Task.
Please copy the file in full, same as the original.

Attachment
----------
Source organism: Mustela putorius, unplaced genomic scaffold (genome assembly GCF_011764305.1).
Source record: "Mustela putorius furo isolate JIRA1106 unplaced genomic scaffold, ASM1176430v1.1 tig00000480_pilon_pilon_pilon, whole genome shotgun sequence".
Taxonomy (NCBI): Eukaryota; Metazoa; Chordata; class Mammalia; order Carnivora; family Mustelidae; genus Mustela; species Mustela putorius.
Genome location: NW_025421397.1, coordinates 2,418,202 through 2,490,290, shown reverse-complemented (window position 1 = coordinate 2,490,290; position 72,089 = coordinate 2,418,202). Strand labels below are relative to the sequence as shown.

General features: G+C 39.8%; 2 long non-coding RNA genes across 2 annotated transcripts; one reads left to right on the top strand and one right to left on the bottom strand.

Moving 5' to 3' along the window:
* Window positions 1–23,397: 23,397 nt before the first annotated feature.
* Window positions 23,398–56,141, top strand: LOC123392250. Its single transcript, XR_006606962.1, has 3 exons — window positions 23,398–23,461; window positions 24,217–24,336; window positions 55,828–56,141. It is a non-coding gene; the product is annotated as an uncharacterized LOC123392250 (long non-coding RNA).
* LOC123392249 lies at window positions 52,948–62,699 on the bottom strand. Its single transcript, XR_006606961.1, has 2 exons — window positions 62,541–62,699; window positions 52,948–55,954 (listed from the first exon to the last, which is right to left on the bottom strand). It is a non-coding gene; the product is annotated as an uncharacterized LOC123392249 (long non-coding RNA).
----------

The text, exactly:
Source organism: Mustela putorius, unplaced genomic scaffold (genome assembly GCF_011764305.1).
Source record: "Mustela putorius furo isolate JIRA1106 unplaced genomic scaffold, ASM1176430v1.1 tig00000480_pilon_pilon_pilon, whole genome shotgun sequence".
Taxonomy (NCBI): Eukaryota; Metazoa; Chordata; class Mammalia; order Carnivora; family Mustelidae; genus Mustela; species Mustela putorius.
Genome location: NW_025421397.1, coordinates 2,418,202 through 2,490,290, shown reverse-complemented (window position 1 = coordinate 2,490,290; position 72,089 = coordinate 2,418,202). Strand labels below are relative to the sequence as shown.

General features: G+C 39.8%; 2 long non-coding RNA genes across 2 annotated transcripts; one reads left to right on the top strand and one right to left on the bottom strand.

Moving 5' to 3' along the window:
* Window positions 1–23,397: 23,397 nt before the first annotated feature.
* Window positions 23,398–56,141, top strand: LOC123392250. Its single transcript, XR_006606962.1, has 3 exons — window positions 23,398–23,461; window positions 24,217–24,336; window positions 55,828–56,141. It is a non-coding gene; the product is annotated as an uncharacterized LOC123392250 (long non-coding RNA).
* LOC123392249 lies at window positions 52,948–62,699 on the bottom strand. Its single transcript, XR_006606961.1, has 2 exons — window positions 62,541–62,699; window positions 52,948–55,954 (listed from the first exon to the last, which is right to left on the bottom strand). It is a non-coding gene; the product is annotated as an uncharacterized LOC123392249 (long non-coding RNA).